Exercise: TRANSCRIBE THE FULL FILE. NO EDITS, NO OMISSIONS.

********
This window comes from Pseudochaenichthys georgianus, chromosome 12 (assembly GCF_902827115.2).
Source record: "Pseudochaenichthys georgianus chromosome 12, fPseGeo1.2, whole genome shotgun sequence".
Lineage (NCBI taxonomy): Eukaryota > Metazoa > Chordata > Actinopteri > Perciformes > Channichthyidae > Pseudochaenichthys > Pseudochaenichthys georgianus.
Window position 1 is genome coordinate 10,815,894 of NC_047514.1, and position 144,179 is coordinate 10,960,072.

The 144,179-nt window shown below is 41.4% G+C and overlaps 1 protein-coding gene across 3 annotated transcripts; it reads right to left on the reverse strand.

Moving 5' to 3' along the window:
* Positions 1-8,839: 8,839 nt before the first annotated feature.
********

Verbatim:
This window comes from Pseudochaenichthys georgianus, chromosome 12 (assembly GCF_902827115.2).
Source record: "Pseudochaenichthys georgianus chromosome 12, fPseGeo1.2, whole genome shotgun sequence".
Lineage (NCBI taxonomy): Eukaryota > Metazoa > Chordata > Actinopteri > Perciformes > Channichthyidae > Pseudochaenichthys > Pseudochaenichthys georgianus.
Window position 1 is genome coordinate 10,815,894 of NC_047514.1, and position 144,179 is coordinate 10,960,072.

The 144,179-nt window shown below is 41.4% G+C and overlaps 1 protein-coding gene across 3 annotated transcripts; it reads right to left on the reverse strand.

Moving 5' to 3' along the window:
* Positions 1-8,839: 8,839 nt before the first annotated feature.